On May 27, 2010, President Obama unveiled the National Security Strategy, outlining the administration's security strategy for the upcoming period. One of the major differences between what was outlined in Obama's national security strategy and former President Bush's national security strategy was a move away from Bush's stated national security strategies that were more unilateral to a national security strategy with more of an emphasis on working with foreign partners in military actions. (click here=topnews)
The Bush security policy was never in actuality a unilateral one. For instance, Bush made a decision to invade Iraq with Britain and Spain as primary coalition partners and a large list of other contributing coalition partner nations. The subsequent decision for the continued military occupation of Iraq was based on a UN resolution and has included the military involvement of a large number of nations and NATO as a military body. However, the Obama Security Strategy, outlined last week, was far more focused on the United States' national security strategy that was not primarily national, but connected to other nations, than has been the case before.
In the National Security Strategy document released Thursday, it states "we will be as unwavering in our commitment to the security of our people, allies and partners." In another part of the document it states, "Going forward, there should be no doubt: the United States of America will continue to underwrite global security--through our commitments to allies, partners and institutions."
The job of the U.S. government is to protect the security of the United States, not other nations. The U.S. military have often been expended overseas and on this Memorial Day that commemorates the sacrifice of so many American soldiers, it is important to understand what we are fighting for as a military and who we are fighting for. The job of the U.S. military is to protect the security of the United States. Other country's military's jobs are to protect the security of their country. This is an important issue because some of those nations that we consider our allies and partners, for instance, have expressed goals of using their military and in alliance with them, our military, for purposes other than national security. Two of these nations are Germany and Japan.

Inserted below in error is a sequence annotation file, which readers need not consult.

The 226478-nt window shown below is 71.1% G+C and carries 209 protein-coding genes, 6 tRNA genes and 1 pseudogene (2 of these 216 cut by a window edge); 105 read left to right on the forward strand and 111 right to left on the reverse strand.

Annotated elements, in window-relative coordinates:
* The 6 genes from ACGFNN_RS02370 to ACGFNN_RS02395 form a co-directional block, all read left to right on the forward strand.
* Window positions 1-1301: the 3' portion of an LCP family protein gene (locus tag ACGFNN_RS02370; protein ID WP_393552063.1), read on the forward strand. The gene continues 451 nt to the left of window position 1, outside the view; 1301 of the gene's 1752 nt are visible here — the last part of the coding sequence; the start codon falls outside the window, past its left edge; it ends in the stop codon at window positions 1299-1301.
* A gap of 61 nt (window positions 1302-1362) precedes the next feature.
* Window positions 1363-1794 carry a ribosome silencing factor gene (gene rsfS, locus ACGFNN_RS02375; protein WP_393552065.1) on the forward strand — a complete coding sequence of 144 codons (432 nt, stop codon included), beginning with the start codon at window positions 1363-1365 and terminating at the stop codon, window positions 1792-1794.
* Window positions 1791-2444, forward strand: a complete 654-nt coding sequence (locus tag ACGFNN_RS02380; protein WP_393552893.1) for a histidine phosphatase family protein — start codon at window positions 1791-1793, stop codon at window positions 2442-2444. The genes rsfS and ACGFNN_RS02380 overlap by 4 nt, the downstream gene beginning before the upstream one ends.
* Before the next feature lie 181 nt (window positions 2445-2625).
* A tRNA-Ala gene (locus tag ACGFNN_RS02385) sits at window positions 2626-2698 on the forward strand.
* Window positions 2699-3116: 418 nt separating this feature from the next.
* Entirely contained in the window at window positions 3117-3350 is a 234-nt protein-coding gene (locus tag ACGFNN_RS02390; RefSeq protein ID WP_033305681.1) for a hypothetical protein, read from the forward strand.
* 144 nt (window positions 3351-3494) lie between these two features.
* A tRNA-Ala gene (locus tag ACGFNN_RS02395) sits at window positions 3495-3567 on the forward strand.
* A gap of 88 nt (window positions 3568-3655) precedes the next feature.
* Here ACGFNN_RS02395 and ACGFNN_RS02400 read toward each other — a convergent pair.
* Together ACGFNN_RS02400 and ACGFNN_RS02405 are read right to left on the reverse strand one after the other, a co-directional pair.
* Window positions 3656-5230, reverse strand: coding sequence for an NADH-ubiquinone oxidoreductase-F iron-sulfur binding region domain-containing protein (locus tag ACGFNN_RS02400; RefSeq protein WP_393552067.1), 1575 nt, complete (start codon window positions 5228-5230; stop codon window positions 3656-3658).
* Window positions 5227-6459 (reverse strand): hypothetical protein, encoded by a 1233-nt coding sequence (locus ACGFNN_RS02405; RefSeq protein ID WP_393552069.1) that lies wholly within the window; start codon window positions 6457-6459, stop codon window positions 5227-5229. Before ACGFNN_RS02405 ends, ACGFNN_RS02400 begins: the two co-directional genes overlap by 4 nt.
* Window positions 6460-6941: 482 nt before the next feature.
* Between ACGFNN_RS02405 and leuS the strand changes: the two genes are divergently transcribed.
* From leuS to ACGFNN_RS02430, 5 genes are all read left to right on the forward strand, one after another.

On May 31, 2010, German President Horst Koehler resigned after criticism over his remarks on the purposes for German military deployment overseas. Earlier this month, in a radio interview after returning from Afghanistan, Koehler said that German military action abroad also served economic interests. A country like Germany with a heavy reliance on foreign trade, Koehler said, must know that "in emergencies, military intervention is necessary to uphold our interests, like for example, free trade routes for example to prevent regional instabilities which could have a negative impact on our chances in terms of trade, jobs and income."
Germany, like any other nation, has no right to use German military troops to enforce free trade or investment. All countries have trade and investment elsewhere, that gives none of them the right to use their militaries for that purpose. Germany is not the only country in which politicians have recently stated they see an increased role for their military forces elsewhere. Another is Japan. In Japan as well as Germany a politician has recently quit after a similar statement about Japan and its military role in the world, claiming that Japan should be more militarily engaged in other countries. He is not the only one in Japan who feels that way. Keiko Sakai, the director of area studies at the Japanese government-affiliated Institute of Developing Economies, was interviewed in 2005. When asked whether Japan's military involvement in Iraq as part of the multinational military coalition involving the United States could be seen as "an attempt to return to militarism in the mold of pre-World War II Japan, she answered, "I believe some politicians do have that aim."
It is important that we make sure that U.S. military involvement is only being used for the security of the United States and not for the goals of other countries. It is also important to look critically at the actions of the governments of Japan and Germany and their possible goals for military action in other countries, especially given their histories of military and economic aggression.